IDEAS home Printed from https://ideas.repec.org/a/pfi/pubfin/v42y1987i2p236-49.html
   My bibliography  Save this article

Economies of City Size in a Price Searcher Model of Local Government

Author

Listed:
  • Gonzalez, Rodolfo A
  • Mehay, Stephen L

Abstract

Previous research in local public finance has examined scale economies and publicness issues separately. This paper integrates consumption and production economies utilizing a bureaucracy model of local government. The model predicts the net effects of scale and consumption economies via the estimated population elasticity in expenditure demand functions. The empirical results tend to confirm the results of previous studies that local goods are private in nature and are produced under conditions of constant cost.

Suggested Citation

  • Gonzalez, Rodolfo A & Mehay, Stephen L, 1987. "Economies of City Size in a Price Searcher Model of Local Government," Public Finance = Finances publiques, , vol. 42(2), pages 236-249.
  • Handle: RePEc:pfi:pubfin:v:42:y:1987:i:2:p:236-49
    as

    Download full text from publisher

    To our knowledge, this item is not available for download. To find whether it is available, there are three options:
    1. Check below whether another version of this item is available online.
    2. Check on the provider's web page whether it is in fact available.
    3. Perform a search for a similarly titled item that would be available.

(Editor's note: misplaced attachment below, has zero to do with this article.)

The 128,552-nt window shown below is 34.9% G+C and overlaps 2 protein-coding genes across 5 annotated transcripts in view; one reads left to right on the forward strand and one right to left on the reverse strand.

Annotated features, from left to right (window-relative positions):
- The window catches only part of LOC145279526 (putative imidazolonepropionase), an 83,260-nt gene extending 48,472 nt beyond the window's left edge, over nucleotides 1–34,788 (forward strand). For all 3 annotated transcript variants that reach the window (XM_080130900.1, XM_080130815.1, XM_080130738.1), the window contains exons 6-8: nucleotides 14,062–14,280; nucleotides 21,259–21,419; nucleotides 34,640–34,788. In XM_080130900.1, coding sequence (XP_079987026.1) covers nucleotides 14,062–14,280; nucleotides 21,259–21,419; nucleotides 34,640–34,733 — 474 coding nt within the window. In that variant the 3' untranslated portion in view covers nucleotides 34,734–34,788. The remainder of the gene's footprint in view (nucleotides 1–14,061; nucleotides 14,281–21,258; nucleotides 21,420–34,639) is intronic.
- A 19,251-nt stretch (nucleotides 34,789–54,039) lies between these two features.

Citations

    Citations are extracted by the CitEc Project, subscribe to its RSS feed for this item.
    as


    Cited by:

    1. Austin, D. Andrew, 1998. "A positive model of special district formation," Regional Science and Urban Economics, Elsevier, vol. 28(1), pages 103-122, January.
    2. Julie Berry Cullen & Steven D. Levitt, 1999. "Crime, Urban Flight, And The Consequences For Cities," The Review of Economics and Statistics, MIT Press, vol. 81(2), pages 159-169, May.
    3. Rodolfo Gonzalez & Roger Folsom & Stephen Mehay, 1989. "Bureaucracy, publicness and local government expenditures revisited: Comment," Public Choice, Springer, vol. 62(1), pages 71-77, July.

    More about this item

    Statistics

    Access and download statistics

    Corrections

    All material on this site has been provided by the respective publishers and authors. You can help correct errors and omissions. When requesting a correction, please mention this item's handle: RePEc:pfi:pubfin:v:42:y:1987:i:2:p:236-49. See general information about how to correct material in RePEc.

    For technical questions regarding this item, or to correct its authors, title, abstract, bibliographic or download information, contact: (Christopher F. Baum). General contact details of provider: .

    If you have authored this item and are not yet registered with RePEc, we encourage you to do it here. This allows to link your profile to this item. It also allows you to accept potential citations to this item that we are uncertain about.

    We have no references for this item. You can help adding them by using this form .

    If you know of missing items citing this one, you can help us creating those links by adding the relevant references in the same way as above, for each refering item. If you are a registered author of this item, you may also want to check the "citations" tab in your RePEc Author Service profile, as there may be some citations waiting for confirmation.

    Please note that corrections may take a couple of weeks to filter through the various RePEc services.

    IDEAS is a RePEc service hosted by the Research Division of the Federal Reserve Bank of St. Louis . RePEc uses bibliographic data supplied by the respective publishers.